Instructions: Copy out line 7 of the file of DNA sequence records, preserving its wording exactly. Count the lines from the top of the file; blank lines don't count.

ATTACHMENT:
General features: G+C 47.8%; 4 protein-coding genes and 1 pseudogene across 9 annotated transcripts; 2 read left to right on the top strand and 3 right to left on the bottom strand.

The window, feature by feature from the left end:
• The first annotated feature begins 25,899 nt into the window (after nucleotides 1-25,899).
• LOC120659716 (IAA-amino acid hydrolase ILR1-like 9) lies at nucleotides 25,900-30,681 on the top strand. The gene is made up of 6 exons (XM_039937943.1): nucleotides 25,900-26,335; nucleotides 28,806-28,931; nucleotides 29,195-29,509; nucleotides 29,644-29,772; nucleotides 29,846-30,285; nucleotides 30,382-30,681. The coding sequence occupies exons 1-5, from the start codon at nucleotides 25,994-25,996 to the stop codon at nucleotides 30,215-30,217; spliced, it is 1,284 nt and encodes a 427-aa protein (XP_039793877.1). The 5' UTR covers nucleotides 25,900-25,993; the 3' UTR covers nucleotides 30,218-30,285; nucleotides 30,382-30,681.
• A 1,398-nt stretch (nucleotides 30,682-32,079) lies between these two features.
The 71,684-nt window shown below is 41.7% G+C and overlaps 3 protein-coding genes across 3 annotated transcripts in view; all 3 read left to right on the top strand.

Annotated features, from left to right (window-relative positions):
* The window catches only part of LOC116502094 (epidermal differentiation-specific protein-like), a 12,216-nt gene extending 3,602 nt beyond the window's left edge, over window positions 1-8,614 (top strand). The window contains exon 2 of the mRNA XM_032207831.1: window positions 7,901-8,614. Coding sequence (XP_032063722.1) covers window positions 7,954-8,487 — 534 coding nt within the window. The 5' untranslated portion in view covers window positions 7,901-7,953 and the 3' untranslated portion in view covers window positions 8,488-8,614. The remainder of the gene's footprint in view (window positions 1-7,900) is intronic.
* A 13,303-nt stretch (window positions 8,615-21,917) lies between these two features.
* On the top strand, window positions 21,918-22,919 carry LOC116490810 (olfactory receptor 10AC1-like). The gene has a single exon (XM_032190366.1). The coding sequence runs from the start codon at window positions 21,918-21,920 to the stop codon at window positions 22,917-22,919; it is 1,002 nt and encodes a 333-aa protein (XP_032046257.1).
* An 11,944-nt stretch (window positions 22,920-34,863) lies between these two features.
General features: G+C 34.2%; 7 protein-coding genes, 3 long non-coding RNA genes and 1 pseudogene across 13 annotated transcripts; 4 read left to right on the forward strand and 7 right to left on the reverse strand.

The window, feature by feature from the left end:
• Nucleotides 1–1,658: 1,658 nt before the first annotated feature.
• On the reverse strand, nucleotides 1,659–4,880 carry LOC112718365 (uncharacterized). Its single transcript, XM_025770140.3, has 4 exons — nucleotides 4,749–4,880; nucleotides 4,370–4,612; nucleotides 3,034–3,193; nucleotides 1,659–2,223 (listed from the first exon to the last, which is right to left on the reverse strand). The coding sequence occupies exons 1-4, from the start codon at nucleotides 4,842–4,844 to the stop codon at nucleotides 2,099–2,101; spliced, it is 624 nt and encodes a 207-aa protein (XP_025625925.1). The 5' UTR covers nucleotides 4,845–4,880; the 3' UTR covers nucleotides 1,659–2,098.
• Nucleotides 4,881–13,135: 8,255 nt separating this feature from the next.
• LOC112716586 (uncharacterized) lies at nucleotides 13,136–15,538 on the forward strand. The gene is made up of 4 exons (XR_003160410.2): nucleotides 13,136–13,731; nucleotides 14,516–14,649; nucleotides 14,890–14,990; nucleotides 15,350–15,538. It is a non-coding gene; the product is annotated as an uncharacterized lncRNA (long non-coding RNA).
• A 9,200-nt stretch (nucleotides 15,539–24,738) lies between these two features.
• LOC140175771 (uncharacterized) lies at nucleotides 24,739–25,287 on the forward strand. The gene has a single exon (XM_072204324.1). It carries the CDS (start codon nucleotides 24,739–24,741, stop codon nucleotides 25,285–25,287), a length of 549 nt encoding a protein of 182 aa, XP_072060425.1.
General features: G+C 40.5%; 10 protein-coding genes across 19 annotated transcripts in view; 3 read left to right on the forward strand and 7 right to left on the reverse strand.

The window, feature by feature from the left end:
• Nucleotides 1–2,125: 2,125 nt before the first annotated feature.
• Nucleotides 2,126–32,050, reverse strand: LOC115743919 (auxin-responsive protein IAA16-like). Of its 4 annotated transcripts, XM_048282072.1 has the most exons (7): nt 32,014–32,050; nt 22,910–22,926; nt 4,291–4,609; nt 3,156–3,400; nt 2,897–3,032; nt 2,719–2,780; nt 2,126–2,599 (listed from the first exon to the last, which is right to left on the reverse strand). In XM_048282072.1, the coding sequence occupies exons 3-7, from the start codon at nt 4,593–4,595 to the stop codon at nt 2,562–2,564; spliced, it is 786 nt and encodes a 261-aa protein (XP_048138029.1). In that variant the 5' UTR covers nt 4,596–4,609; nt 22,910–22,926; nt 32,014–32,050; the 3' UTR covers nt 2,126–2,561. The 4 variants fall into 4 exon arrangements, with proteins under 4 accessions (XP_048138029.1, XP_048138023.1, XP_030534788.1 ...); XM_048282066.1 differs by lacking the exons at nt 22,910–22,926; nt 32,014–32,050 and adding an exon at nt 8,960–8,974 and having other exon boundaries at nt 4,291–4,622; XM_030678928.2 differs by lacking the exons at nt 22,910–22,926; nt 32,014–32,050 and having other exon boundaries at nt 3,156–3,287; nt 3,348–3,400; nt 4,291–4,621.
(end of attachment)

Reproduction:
Annotated features, from left to right (window-relative positions):